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Poetry and Prose
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After studying this section you should be able to understand:

  • how Shakespeare uses poetry and prose
  • what imagery adds to the play

Poetry and Prose
Shakespeare’s plays are written mainly in poetry (verse) but he does use some prose too (ordinary writing not organised with rhymes or fixed line lengths).

The kind of verse form that Shakespeare uses is called ‘blank verse’. This kind of verse is the form of verse that is closest in rhythm to natural speech. This makes it the ideal form to use for dialogue. Blank verse is verse that does not rhyme and which is composed of lines called ‘iambic pentameters’.

An iamb is an unstressed syllable followed by a stressed syllable. Five iambs in a row make a line of iambic pentameter (‘pent’ means five in Greek, as in ‘pentagon’ or ‘pentathlon’). This means that each line has 10 syllables, five stressed and five unstressed, as in this line from Romeo and Juliet:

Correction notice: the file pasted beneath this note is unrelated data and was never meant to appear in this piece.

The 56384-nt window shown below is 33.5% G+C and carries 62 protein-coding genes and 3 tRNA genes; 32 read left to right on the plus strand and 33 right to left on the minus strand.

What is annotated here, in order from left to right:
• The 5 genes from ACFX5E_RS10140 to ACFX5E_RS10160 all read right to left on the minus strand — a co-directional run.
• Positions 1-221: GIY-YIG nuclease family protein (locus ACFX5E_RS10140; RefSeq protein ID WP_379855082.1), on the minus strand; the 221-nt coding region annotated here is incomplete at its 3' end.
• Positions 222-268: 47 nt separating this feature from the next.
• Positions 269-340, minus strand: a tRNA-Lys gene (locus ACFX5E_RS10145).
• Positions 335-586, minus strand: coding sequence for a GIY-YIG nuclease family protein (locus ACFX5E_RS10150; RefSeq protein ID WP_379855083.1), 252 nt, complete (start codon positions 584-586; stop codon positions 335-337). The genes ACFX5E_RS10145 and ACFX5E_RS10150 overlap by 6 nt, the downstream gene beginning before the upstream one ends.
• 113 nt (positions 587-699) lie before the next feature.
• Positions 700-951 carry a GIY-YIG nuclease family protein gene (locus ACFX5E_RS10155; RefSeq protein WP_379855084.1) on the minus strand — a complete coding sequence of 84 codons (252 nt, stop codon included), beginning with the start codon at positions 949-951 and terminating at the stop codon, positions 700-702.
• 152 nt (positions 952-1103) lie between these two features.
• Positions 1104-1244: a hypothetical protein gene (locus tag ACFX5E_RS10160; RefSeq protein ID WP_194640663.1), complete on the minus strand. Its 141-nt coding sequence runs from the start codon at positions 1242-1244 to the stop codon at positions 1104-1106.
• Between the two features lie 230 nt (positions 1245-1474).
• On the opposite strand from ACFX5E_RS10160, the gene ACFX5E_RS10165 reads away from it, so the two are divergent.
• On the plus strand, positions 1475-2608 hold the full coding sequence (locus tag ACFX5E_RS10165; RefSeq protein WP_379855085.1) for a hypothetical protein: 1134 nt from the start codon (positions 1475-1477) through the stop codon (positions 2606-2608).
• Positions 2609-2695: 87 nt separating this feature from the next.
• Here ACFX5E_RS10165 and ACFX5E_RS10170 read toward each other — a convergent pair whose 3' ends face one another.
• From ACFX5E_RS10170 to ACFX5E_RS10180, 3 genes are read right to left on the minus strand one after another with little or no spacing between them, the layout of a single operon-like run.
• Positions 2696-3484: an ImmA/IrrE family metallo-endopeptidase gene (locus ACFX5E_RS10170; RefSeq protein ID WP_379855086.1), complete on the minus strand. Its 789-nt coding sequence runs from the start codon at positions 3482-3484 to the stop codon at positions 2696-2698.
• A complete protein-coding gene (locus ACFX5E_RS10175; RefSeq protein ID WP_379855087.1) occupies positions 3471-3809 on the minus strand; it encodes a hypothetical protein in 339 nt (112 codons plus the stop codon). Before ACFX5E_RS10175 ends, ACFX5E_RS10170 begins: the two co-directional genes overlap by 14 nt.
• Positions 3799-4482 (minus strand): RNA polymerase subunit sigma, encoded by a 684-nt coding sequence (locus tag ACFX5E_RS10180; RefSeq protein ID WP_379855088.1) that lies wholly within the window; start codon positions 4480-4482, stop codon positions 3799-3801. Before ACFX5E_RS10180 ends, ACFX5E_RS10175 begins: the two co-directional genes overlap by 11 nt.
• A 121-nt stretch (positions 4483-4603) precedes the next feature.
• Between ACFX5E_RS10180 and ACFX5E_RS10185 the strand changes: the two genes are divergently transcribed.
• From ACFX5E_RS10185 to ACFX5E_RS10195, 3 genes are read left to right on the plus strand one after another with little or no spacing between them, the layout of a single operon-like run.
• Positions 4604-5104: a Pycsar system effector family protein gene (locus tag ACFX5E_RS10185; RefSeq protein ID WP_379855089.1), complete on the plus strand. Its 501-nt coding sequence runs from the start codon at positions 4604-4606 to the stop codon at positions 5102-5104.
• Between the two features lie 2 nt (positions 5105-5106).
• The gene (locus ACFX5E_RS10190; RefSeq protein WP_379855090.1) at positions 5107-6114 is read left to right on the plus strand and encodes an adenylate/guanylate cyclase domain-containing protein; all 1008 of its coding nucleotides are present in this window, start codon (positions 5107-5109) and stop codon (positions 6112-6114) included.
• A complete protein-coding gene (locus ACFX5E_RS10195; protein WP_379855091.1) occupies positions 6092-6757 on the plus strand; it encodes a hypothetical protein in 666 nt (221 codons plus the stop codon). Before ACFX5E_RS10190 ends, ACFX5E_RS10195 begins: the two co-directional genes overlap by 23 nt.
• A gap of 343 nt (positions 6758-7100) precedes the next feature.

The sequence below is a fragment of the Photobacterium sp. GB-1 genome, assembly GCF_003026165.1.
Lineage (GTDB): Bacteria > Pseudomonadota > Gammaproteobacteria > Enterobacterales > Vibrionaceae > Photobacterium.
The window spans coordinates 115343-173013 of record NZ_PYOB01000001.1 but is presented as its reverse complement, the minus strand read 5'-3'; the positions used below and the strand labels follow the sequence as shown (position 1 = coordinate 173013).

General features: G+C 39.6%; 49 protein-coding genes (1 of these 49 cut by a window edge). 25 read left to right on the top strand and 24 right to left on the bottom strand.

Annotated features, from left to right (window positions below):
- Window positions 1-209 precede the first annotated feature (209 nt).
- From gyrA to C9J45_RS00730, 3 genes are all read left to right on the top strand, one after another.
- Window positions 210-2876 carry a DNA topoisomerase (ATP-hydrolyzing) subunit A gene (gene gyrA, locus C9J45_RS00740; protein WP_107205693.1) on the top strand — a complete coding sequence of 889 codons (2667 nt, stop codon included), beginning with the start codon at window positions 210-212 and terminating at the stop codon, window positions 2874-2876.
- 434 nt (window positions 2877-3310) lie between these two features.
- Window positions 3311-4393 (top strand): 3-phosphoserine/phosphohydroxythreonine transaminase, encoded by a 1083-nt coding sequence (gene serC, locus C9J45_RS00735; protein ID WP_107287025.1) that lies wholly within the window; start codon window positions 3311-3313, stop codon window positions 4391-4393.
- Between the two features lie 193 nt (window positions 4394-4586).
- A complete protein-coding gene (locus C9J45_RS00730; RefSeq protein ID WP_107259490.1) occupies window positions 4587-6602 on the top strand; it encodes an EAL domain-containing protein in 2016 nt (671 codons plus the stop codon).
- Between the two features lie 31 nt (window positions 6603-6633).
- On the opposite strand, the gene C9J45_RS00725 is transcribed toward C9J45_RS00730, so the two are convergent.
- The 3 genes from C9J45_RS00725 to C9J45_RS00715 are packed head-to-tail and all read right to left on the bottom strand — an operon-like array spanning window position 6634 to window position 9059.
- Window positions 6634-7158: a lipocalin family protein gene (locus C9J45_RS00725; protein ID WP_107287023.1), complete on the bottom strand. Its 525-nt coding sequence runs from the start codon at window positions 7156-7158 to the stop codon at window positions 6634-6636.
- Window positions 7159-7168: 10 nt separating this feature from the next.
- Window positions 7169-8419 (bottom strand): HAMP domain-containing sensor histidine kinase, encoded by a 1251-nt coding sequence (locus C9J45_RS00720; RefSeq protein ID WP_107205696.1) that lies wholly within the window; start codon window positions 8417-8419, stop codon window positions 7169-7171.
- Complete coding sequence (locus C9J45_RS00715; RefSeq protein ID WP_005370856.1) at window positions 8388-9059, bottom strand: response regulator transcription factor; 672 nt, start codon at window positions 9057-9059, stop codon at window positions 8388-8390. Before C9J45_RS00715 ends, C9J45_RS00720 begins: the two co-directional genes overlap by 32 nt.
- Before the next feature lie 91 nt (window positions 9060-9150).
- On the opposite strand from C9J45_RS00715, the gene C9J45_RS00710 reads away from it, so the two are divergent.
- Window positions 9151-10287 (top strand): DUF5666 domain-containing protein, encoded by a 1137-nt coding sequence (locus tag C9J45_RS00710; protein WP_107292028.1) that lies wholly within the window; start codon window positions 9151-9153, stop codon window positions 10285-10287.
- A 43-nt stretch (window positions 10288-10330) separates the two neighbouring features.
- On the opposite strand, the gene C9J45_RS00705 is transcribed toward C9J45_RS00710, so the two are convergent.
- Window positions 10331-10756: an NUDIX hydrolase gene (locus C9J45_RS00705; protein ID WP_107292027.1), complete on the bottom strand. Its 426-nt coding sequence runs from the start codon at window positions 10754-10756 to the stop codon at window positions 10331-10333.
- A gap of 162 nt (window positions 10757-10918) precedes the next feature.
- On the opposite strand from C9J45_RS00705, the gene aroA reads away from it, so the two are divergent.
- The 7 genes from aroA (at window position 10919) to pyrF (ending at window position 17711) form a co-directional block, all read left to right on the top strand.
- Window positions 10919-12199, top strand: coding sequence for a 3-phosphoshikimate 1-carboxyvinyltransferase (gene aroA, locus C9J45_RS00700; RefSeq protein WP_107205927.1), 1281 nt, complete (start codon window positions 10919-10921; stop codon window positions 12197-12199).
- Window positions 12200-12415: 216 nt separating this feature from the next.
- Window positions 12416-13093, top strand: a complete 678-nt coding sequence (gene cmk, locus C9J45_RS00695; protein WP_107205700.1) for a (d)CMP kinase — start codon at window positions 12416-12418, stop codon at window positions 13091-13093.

“But soft, what light through yonder window breaks?”

However, where necessary for his effects, Shakespeare may shorten lines or make them longer in order to express his meaning, or use enjambment (running on) where one line flows on into the next.

This speech from Richard II, where Richard resigns himself to giving up his crown, is written in regular iambic pentameter: 

King Richard

Shakespeare uses iambic pentameter quite differently in this speech, where Othello, believing Desdemona to have been unfaithful, prepares to kill her.

Othello

The speech from Richard II is much more regular and most of the lines are endstopped. The regularity of the rhythm pattern gives a solemn, ritualistic feel to the lines as Richard prepares to give up his crown.

Othello’s speech, although using elevated and emotional language, follows more closely the rhythm of speech.
Shakespeare sometimes divides a line into two by a pause (a caesura) and many of the lines run on (enjambment) and,where necessary, his lines contain more than the 10 syllables.

A central and noble character such as Hamlet also speaks in prose on occasion. Here, for example, he talks about the effect that his melancholy has on him and how he has lost all interest in the earth and mankind.

Even though written in prose, it does have poetic qualities to it. The language is elevated and uses imagery to explore the extent of his disillusionment.

Hamlet

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